New Orleans Flees the Confederacy
Whitewashing the ignoble aims of the Confederacy, and of the white supremacists who continue to glorify it, is a deeply ingrained political instinct. The lie of the “Lost Cause” owes its longevity not so much to the racists who believe in it as to the many politicians who enable it.
In many cities and towns across the American South, that political complicity is memorialized in granite and stone. Flags, statues and monuments, along with honorifics attached to schools, streets and public spaces, valorize the Confederacy. They also serve as a reminder that some whites persist in rationalizing the historical subjugation of one race by another -- while others are too indifferent to raise a ruckus about it.
In New Orleans, once the site of the largest slave market in the U.S., Mayor Mitch Landrieu has broken this chain of complicity. This past month, Landrieu oversaw the removal of four Confederate statues long afforded official reverence. And in a powerful speech last week, he explained why they had to go.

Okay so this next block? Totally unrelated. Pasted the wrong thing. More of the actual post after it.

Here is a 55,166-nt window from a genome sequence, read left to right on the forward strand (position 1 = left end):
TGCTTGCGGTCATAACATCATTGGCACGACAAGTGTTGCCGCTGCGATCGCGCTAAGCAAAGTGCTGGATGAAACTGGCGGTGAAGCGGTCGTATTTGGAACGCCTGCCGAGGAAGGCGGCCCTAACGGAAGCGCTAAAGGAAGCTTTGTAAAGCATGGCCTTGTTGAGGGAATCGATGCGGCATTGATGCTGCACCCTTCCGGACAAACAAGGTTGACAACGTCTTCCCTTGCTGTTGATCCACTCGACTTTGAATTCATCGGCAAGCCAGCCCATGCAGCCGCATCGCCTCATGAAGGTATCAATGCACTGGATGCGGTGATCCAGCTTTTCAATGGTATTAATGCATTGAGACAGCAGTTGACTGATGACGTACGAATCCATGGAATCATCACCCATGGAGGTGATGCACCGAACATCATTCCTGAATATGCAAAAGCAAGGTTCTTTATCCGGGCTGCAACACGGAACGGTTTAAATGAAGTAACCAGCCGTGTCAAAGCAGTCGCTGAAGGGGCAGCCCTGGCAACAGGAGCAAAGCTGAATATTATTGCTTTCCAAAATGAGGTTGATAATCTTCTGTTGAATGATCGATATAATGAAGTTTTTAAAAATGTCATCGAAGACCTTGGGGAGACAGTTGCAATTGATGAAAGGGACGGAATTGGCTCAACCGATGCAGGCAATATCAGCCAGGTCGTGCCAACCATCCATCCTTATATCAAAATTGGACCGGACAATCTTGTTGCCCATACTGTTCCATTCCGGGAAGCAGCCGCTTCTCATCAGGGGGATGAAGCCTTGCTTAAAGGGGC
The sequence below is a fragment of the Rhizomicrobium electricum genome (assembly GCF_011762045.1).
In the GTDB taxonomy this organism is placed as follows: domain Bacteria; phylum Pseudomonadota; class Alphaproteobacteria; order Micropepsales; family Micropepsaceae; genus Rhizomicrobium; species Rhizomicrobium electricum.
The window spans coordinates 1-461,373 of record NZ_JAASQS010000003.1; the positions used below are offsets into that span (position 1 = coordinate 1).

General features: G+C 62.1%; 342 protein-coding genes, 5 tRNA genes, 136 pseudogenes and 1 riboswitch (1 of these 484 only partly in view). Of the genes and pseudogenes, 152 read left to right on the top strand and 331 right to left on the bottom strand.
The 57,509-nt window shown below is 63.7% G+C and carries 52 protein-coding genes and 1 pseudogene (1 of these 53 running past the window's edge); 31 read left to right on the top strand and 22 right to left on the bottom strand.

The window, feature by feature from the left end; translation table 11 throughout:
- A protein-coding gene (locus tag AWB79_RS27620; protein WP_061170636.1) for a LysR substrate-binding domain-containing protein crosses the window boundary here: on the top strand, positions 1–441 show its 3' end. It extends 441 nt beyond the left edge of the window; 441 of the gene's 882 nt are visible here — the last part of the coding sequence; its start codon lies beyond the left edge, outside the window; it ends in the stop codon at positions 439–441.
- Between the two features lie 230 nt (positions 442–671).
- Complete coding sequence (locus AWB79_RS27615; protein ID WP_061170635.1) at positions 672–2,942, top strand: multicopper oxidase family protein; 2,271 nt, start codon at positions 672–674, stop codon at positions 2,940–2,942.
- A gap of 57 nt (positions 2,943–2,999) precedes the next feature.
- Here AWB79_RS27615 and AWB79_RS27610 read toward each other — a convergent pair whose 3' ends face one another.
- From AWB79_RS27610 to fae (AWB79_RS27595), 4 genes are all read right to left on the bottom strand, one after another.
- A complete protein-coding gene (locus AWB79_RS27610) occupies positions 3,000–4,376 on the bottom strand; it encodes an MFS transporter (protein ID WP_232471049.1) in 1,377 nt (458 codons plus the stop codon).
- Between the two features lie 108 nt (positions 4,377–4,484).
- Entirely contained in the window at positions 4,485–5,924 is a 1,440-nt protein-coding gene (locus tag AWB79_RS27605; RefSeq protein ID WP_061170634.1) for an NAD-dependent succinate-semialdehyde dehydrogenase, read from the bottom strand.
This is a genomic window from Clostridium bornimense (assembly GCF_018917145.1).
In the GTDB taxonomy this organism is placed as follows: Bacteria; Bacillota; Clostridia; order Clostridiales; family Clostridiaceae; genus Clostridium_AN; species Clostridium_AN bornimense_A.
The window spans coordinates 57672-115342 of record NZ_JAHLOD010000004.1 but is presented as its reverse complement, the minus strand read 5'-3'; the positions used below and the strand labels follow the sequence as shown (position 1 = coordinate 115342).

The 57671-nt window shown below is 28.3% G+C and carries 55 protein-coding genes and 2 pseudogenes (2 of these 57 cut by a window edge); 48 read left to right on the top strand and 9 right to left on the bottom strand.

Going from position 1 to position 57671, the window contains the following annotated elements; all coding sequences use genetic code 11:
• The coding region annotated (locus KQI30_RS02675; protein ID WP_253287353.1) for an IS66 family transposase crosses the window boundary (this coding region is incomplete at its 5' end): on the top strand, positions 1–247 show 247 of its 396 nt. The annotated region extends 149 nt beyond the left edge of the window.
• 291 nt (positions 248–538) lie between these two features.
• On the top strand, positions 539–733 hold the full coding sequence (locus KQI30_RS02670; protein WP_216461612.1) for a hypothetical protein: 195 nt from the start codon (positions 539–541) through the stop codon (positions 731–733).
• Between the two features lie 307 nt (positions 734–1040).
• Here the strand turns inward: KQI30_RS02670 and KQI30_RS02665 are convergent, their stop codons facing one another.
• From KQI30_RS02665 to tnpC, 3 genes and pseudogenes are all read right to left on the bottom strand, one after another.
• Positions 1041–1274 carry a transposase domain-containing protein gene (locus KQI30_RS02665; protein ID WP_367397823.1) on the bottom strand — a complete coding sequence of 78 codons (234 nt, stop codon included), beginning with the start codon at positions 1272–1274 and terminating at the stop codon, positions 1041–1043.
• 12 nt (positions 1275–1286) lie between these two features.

“These monuments purposefully celebrate a fictional, sanitized Confederacy; ignoring the death, ignoring the enslavement, and the terror that it actually stood for,” Landrieu said. To the argument that removing the statues would be whitewashing history, he asked why there were "no slave ship monuments, no prominent markers on public land to remember the lynchings or the slave blocks; nothing to remember this long chapter of our lives." There is a difference, he noted, between “remembrance of history and reverence of it.”
In removing the statues, Landrieu showed courage that others lack. But he also showed a respect for the democratic process. The statues were removed after public hearings, approvals from community commissions and a 6-1 vote by the city council, as well as lengthy judicial review.
A problem solver who has not shied from tackling chronic unemployment and other local ills, Landrieu was careful not to mount a pedestal himself. “I must have passed by those monuments a million times without giving them a second thought,” he confessed. “So I am not judging anybody.”
Landrieu was right, however, to judge the Confederacy, and to dethrone it in his polyglot city.
--Editors: Frank Wilkinson, Michael Newman
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